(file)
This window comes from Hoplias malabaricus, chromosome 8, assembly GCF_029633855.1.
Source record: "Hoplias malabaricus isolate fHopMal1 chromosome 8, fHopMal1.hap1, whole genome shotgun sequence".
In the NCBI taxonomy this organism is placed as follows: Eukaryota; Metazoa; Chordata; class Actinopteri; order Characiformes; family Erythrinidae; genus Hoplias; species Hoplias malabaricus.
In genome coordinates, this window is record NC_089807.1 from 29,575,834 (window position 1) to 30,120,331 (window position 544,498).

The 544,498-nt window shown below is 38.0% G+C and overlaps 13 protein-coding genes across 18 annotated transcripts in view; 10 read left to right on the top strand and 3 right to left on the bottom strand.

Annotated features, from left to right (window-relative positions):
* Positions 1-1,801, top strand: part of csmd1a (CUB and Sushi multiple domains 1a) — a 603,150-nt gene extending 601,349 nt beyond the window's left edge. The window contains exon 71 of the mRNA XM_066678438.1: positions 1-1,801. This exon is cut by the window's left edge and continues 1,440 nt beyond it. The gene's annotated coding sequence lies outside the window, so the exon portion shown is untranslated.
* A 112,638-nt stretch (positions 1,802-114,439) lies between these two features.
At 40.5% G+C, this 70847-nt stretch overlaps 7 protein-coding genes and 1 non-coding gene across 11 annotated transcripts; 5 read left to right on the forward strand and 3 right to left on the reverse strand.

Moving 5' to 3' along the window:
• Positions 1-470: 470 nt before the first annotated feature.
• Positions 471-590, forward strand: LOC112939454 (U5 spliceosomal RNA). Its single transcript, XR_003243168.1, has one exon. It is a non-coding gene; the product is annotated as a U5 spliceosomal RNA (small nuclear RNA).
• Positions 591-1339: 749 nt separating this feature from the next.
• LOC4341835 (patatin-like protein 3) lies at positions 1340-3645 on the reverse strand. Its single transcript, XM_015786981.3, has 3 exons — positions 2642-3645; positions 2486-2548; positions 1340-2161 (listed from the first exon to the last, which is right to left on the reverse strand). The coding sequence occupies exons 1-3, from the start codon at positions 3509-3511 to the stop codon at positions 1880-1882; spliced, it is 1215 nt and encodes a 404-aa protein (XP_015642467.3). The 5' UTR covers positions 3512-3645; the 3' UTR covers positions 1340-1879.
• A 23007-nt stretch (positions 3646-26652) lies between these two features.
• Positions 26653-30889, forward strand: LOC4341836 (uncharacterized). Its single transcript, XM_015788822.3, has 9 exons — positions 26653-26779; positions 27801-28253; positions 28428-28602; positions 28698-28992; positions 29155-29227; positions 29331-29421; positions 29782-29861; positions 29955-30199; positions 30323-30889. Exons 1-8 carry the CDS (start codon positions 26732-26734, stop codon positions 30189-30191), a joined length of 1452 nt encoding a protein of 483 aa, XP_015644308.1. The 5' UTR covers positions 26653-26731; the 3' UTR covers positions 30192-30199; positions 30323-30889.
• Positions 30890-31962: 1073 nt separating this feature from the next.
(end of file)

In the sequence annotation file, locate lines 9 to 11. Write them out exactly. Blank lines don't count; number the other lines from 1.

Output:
At 40.5% G+C, this 70847-nt stretch overlaps 7 protein-coding genes and 1 non-coding gene across 11 annotated transcripts; 5 read left to right on the forward strand and 3 right to left on the reverse strand.

Moving 5' to 3' along the window:
• Positions 1-470: 470 nt before the first annotated feature.